Along with the Jaffna Stallions, I also congratulate all the other teams who participated. Their performance was beyond excellence and they played a gentleman’s game which kept the audience hooked on to their television sets. I also especially thank the foreign players who arrived here to participate in the LPL. Their support and patience in undergoing the mandatory quarantine period, undergoing all the health protocols and leading their teams for the matches is outstanding and appreciated. I welcome them to take part in all future international cricket tournaments including the next season of the LPL in 2021.
A special appreciation and mention to President Gotabaya Rajapaksa and Prime Minister Mahinda Rajapaksa. Without their support this tournament would never have been possible. A special appreciation to the government who showed equal dedication towards the success of this tournament and gave me and Sri Lanka Cricket all the encouragement. A special mention to Health Minister Pavithra Wanniarachchi, Army Commander Lt. General Shavendra Silva and the COVID-19 prevention task force, and all the officials from the Health Ministry, I am grateful to them all. They guided us throughout this tournament with the necessary health protocols and guidelines to ensure the safety of all those involved in this tournament including the players.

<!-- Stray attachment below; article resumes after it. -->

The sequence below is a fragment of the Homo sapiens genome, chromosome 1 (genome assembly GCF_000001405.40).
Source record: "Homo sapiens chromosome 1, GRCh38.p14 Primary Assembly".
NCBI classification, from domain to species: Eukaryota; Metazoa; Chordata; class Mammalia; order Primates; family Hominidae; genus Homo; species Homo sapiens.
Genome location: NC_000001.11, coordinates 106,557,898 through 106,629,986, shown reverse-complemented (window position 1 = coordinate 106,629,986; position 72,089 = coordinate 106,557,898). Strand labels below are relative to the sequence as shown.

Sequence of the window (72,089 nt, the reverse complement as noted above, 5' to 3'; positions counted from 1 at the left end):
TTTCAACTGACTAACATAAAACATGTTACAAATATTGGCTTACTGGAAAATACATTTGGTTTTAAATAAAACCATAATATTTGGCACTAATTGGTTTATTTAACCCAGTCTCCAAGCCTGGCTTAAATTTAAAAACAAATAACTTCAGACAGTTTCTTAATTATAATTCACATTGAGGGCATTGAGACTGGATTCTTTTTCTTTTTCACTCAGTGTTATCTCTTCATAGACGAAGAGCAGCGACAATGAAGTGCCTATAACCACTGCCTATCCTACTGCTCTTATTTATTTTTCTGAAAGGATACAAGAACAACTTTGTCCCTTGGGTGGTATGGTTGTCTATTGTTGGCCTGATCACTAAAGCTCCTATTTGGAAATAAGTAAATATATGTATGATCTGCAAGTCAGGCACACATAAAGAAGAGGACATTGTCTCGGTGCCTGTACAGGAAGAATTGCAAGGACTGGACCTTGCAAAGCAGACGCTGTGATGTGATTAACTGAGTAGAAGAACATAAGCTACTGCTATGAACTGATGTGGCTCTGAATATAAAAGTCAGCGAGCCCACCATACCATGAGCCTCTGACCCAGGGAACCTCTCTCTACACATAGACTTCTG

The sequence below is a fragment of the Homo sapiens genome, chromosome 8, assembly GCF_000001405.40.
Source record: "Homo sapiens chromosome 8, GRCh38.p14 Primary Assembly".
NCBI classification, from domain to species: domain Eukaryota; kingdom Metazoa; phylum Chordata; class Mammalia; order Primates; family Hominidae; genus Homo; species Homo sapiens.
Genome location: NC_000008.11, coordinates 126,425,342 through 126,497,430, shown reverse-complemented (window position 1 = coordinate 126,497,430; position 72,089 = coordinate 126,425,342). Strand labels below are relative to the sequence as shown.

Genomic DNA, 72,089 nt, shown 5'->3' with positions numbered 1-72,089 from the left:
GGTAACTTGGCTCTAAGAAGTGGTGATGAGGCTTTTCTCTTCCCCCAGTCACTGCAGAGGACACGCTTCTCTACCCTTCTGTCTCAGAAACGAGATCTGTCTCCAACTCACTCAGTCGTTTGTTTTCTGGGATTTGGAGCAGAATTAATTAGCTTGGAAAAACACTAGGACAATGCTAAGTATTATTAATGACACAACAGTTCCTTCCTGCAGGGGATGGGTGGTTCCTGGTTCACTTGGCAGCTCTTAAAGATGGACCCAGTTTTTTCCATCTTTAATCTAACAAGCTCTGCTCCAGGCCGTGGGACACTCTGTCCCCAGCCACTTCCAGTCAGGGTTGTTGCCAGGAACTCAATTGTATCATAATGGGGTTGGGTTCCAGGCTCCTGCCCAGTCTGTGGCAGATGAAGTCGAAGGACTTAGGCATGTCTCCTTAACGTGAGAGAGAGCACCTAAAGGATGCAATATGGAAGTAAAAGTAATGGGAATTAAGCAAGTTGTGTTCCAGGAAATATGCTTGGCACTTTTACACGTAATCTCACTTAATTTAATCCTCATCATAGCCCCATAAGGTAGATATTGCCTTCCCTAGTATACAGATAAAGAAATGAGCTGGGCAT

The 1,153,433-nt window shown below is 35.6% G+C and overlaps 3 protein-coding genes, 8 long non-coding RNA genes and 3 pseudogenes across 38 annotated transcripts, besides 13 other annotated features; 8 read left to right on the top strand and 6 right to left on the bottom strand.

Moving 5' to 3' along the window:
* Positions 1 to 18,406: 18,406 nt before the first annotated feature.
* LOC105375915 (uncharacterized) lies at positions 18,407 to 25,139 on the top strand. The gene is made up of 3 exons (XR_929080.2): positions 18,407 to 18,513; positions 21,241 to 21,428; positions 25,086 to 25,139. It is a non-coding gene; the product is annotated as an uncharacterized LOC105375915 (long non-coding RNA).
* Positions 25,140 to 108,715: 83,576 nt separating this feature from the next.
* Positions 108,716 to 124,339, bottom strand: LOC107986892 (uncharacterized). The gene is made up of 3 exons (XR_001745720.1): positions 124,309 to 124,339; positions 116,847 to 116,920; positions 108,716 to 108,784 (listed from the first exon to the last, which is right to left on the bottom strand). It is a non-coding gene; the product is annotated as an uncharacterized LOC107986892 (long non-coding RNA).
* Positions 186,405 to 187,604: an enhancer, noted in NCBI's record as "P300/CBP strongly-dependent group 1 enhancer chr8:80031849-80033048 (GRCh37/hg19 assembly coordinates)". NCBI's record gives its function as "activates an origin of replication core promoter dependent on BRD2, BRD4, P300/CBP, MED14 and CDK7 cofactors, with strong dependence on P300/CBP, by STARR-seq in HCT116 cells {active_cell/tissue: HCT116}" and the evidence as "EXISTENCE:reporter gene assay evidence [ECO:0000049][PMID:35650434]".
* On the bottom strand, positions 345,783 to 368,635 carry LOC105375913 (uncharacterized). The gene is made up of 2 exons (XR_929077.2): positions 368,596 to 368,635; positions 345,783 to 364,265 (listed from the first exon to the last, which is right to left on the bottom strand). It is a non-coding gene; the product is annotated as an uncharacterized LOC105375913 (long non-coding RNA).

I also take this opportunity to thank the sponsors of the LPL tournament and the owners of each teams and the IPG Group. When we were at a discussion stage as to whether the LPL tournament could be held this year, it was a concern if we could find the necessary funds. But with the sponsors showing great interest and commitment and with team owners stepping forward, it set the foundation for us to begin work. Since their commitment, there was no stepping back.
I also thank the match referees who showed equal commitment as the players, the commentators for their spectacular work because without them, we would have to admit that the audience can never be glued to their screens, the ground staff at the Mahinda Rajapaksa Cricket Stadium, the commando units which provided the security and the health staff who were on ground. It was indeed team work by all.
The hotels and hotel staff which stepped in to provide accomodation to the players, where they could undergo their quarantine as well, I thank all of you. To ensure that the comfort of the players was maintained at all times, is truly appreciated. The beauty of the hotels was also appreciated by the international players who enjoyed a comfortable stay while being in the country.